Block1.jpeg

Block3.jpeg

Block2.jpeg

Edited By choochoo_baloo on 28/12/2016 16:06:33

27/12/2016 15:04:17

Hello all,

Having taken the (original I think) Myford raiser blocks off my ML7 with Myford cabinet stand, I want to check a few things:

Compared with the main lathe, the paint work is flaking and generally poorly applied. Also the levelling nuts were painted in...will repaint anyway, but want to gauge whether experienced Myford owners agree this was a home bodge?

See first photo, the studs (with levelling nuts out), wont budge. Curious to know, how and why are these fixed to the block? Slightly concerned that there wont he enough thread protruding to fit the final nut on the bed.

Want to fit coolant pump in due course. Will these O rings be up to the job of sealing the tray to stop it leaking through? They're slightly proud of the bottom face of the block.

Can someone recommend a *quality* Myford grey paint (having found a few online) - mins a 1950s made ML7.

Thanks in advance.

 

 

Edited By choochoo_baloo on 27/12/2016 15:05:31

Thread: 3D graphing of mathematical functions
27/12/2016 14:43:46

Have regularly felt a bit like 'all take, no give' on this forum, always having my beginner-y questions helpfully answered, I'm pleased that I can offer input for once:

I'm currently studying a theoretical physics degree. If you have a reasonable grasp of elementary (secondary school level) maths then working your way through say an A Level maths revsion guide would give a budding home engineer extra insigbt for plotting, trigonometry etc.

Ignore those wallies who dismiss it as pretenious bulls*it (have not syndrome...) any advanced maths you can get to grips with is immensley satisfying. Enjoy it!

Thread: Beginners guide to lathe alignment and leveling
22/12/2016 00:53:38

Thanks all, particularly Hopper, for the guidance.

I shall re-post if I get any further problems!!

19/12/2016 00:34:09

Hello all,

First of all I am a newcomer to metalworking so please be patient with me!

After an off axis tailstock drilled and tapped hole, this made me think that the tailstock is not properly aligned with the head stock. After deliberating whether to tackle the more involved 2 collar turning method, I decided it safer to pay a bit more and buy a ready ground 2MT test bar (centre drilled both ends too). Photo of setup attached. If somone can address the following that would much appreciated:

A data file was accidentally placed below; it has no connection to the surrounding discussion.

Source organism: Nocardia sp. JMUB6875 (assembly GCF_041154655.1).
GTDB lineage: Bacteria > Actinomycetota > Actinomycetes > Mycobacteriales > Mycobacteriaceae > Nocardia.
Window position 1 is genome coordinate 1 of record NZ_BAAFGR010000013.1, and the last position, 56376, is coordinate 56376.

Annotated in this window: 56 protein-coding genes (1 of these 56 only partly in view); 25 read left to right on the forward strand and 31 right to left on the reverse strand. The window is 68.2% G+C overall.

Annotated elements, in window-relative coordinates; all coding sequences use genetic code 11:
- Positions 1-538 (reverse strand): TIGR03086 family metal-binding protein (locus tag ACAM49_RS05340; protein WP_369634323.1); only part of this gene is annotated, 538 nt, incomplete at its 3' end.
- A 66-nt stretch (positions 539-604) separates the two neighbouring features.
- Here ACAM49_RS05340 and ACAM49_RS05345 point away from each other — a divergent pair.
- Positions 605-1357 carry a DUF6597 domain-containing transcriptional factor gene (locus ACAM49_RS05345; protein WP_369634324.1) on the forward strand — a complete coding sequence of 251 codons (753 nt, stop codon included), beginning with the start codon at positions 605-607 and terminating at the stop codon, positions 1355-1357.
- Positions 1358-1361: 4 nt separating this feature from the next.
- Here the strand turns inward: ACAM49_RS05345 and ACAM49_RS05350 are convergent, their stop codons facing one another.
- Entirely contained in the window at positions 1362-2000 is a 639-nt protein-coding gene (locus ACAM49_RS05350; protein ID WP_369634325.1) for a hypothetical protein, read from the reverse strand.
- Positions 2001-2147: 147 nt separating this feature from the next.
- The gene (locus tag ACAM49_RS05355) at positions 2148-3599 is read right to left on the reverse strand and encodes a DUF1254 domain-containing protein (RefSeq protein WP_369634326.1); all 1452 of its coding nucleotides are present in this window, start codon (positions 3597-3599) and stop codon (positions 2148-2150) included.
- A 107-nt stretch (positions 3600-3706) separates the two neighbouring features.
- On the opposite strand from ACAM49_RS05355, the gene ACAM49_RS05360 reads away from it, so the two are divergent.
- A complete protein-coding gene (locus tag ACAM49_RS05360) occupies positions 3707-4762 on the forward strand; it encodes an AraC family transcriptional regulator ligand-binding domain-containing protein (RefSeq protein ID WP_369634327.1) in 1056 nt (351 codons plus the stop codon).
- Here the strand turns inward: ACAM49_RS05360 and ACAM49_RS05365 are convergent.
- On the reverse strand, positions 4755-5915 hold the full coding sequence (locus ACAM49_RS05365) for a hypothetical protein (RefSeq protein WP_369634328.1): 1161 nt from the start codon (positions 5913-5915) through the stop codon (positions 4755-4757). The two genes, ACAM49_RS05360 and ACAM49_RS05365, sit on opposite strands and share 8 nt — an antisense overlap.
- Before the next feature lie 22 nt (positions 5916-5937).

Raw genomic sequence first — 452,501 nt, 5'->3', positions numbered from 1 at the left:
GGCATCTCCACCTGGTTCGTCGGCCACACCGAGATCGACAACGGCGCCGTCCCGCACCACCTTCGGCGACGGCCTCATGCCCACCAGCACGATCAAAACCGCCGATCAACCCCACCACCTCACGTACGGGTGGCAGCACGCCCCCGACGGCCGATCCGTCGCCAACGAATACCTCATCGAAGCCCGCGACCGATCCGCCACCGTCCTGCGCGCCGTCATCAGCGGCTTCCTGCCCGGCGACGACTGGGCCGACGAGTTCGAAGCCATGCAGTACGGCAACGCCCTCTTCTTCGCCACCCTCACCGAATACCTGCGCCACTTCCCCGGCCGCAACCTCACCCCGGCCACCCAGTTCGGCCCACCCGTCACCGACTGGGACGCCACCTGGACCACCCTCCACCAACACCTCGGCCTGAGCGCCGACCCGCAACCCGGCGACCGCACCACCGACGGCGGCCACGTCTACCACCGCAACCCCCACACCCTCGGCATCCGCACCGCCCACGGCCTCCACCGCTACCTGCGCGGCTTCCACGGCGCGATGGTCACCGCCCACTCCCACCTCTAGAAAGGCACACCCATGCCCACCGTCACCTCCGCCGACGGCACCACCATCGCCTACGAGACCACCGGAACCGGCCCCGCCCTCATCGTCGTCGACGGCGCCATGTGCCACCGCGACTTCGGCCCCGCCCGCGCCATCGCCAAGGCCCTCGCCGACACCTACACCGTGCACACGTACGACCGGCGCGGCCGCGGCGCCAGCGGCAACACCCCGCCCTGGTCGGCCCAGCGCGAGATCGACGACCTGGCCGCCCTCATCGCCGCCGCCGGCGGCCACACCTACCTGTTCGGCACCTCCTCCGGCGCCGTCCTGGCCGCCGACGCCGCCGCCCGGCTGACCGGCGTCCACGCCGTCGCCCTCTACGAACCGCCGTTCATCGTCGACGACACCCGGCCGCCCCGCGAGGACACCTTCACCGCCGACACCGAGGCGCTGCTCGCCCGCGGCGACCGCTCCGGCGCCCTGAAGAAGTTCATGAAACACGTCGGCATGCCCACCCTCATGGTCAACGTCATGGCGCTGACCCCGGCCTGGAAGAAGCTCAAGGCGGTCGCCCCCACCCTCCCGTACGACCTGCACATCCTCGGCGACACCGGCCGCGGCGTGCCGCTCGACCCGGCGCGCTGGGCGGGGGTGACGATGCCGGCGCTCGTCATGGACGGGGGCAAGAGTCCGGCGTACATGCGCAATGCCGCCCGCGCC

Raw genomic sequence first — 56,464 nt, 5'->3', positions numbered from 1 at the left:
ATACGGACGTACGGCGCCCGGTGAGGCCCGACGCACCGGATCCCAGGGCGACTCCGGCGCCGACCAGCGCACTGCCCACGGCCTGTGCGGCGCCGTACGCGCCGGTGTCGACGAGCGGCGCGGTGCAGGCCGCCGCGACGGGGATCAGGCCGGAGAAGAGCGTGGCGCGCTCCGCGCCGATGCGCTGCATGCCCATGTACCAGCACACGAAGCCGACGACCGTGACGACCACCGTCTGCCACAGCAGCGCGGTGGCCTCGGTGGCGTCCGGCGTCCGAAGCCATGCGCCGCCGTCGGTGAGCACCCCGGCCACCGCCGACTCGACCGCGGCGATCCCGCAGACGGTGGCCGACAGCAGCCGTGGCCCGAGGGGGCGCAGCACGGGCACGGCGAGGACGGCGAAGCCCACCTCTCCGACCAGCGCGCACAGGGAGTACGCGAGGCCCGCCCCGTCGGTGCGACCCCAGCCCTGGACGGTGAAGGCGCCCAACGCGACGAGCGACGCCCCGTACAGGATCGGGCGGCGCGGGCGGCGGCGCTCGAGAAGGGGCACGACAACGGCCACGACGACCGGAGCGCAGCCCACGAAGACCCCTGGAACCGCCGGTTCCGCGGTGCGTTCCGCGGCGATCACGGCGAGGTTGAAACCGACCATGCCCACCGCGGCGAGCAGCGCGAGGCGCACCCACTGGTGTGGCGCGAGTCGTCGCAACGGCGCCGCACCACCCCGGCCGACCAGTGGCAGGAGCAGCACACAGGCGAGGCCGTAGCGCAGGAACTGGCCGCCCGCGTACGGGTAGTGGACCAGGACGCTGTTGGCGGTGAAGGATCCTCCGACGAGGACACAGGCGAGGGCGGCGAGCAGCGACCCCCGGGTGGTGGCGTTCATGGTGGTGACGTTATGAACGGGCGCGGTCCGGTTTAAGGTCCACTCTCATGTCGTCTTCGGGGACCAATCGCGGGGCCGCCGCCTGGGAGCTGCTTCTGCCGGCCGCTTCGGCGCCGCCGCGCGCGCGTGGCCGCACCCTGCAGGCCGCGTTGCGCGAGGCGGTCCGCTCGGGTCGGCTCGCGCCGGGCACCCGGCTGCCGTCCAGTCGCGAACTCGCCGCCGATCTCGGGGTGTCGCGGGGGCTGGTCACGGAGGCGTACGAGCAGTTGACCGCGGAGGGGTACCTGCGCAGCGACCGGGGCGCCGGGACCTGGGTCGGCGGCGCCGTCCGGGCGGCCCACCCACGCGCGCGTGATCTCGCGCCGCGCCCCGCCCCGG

1. Am I correct that it can be used for all 3 alignments: headstock, bed twist, tailstock alignment?

2. If so i thought that taper mating at each end would independently align them by running a toolpost clamped dial test along it. Which leads me to...

3. There is a strange periodic swinging of the dial over about a thou every ~1/16 inch or traverse. I can only think that the dial (0.0001" precsion) is actually picking up the helical cutting marks?

4. Videos I've watched always show the bar between centres. But why does it have a taper?

5. Please talk me through all the necessary steps to align the tailstock at the very least!

Thanks in advance.image.jpeg

Edited By choochoo_baloo on 19/12/2016 00:36:08

Edited By choochoo_baloo on 19/12/2016 00:36:50

Thread: How should one protect ferrous tools?
16/09/2016 18:28:25

I ordered a basic hygrometer as advised. I plan to record % relative humidity values over a few days to see what I'm dealing with. Does anyone know what appoximate values are desirable in a workshop?

14/09/2016 23:56:44

Thanks all for yet more useful input.

Posted by frank brown on 14/09/2016 15:47:40:

I would say that its the floor is trying to keep the garage at a low temperature. ... Unless you can actually see wet on the inside of the walls, I would not bother with damp proofing. Air is very slippery and will just leak through bricks and paint is only about 60% air tight.

Had a thought:- how about roof insulation, so during the day solar energy is trapped within the building and leaks out so slowly, at night the building does not cool down to dew point? That has been one common factor with my outhouses.

That's particularly helpful Frank. I'll be provide further details of the workshop as is so hopefully specific advise may come about:

A double external garage with gabled roof of trussed rafters support. Floor is one giant concrete pouring. Not sure if membrane below - will do the plastic sheet test! Two up and over tin doors.

Workshop is one quarter of floorspace partitioned by insulated wall, and the roof joists have insulation between them and are boarded below for the workshop ceiling. Hence the worksop has: two insulated plywood lined wall, one concrete/brick single skin wall, and the tin door.